that I might have some fruit among you also, even as among other Gentiles: by fruit he means, not any reward of his labour, either temporal or eternal; but the conversion of sinners, the edification of saints, and the fruitfulness of believers in grace and works. The apostle seems to allude to the casting of seed into the earth: Christ's ministers' are husbandmen, who sow the seed of the word, which lies some time under the clods; wherefore patience is necessary to wait its springing up, first in the blade, and then in the ear, then in the full corn in the ear, when it brings forth fruit; all which depend on the blessing of God: and when he adds, "as among other Gentiles", his design is not so much to let them know that they were as other Gentiles, upon a level with them, had no pre-eminence as citizens of Rome, over other saints, being all one in Christ Jesus; as to observe to them his success in other places, where he had been preaching the Gospel of the grace of God.


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Bibliography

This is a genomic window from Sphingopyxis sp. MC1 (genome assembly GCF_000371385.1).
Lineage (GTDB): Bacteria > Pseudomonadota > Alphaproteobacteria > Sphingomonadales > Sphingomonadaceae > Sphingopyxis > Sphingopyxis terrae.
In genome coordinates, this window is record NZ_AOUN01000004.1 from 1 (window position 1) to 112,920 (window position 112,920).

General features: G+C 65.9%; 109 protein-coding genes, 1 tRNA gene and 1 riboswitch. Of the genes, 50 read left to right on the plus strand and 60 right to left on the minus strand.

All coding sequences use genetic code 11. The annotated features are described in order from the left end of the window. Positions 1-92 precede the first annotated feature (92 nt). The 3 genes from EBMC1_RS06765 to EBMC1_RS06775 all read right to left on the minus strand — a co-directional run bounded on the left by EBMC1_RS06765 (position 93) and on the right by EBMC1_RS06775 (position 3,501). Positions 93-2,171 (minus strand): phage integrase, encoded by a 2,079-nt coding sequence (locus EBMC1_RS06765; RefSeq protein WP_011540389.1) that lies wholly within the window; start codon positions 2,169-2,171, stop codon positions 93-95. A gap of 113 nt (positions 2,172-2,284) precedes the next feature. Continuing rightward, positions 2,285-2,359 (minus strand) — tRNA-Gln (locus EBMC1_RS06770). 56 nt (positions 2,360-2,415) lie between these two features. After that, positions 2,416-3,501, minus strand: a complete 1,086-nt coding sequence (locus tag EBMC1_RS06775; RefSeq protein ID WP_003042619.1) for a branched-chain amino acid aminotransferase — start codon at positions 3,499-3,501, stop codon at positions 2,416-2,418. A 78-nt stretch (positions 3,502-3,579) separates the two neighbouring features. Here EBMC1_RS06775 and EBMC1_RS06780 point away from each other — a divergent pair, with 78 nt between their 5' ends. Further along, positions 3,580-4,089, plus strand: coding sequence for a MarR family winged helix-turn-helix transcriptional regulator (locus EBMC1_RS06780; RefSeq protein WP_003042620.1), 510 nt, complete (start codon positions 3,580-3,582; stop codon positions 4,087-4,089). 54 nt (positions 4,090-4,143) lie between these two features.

Gill, John. "Commentary on Romans 1:13". "The New John Gill Exposition of the Entire Bible". http://odl.studylight.org/commentaries/geb/romans-1.html. 1999.

Commentary Critical and Explanatory on the Whole Bible

oftentimes I purposed to come unto you, but was let — hindered.

hitherto — chiefly by his desire to go first to places where Christ was not known (Romans 15:20-24).

that I might have some fruit — of my ministry

among you also, even as among other Gentiles — The GENTILE origin of the Church at Rome is here so explicitly stated, that those who conclude, merely from the Jewish strain of the argument, that they must have been mostly Israelites, decide in opposition to the apostle himself. (But see on Introduction to this Epistle.)


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These files are a derivative of an electronic edition prepared from text scanned by Woodside Bible Fellowship.
This expanded edition of the Jameison-Faussett-Brown Commentary is in the public domain and may be freely used and distributed.

Bibliography
Jamieson, Robert, D.D.; Fausset, A. R.; Brown, David. "Commentary on Romans 1:13". "Commentary Critical and Explanatory on the Whole Bible". http://odl.studylight.org/commentaries/jfb/romans-1.html. 1871-8.

Robertson's Word Pictures in the New Testament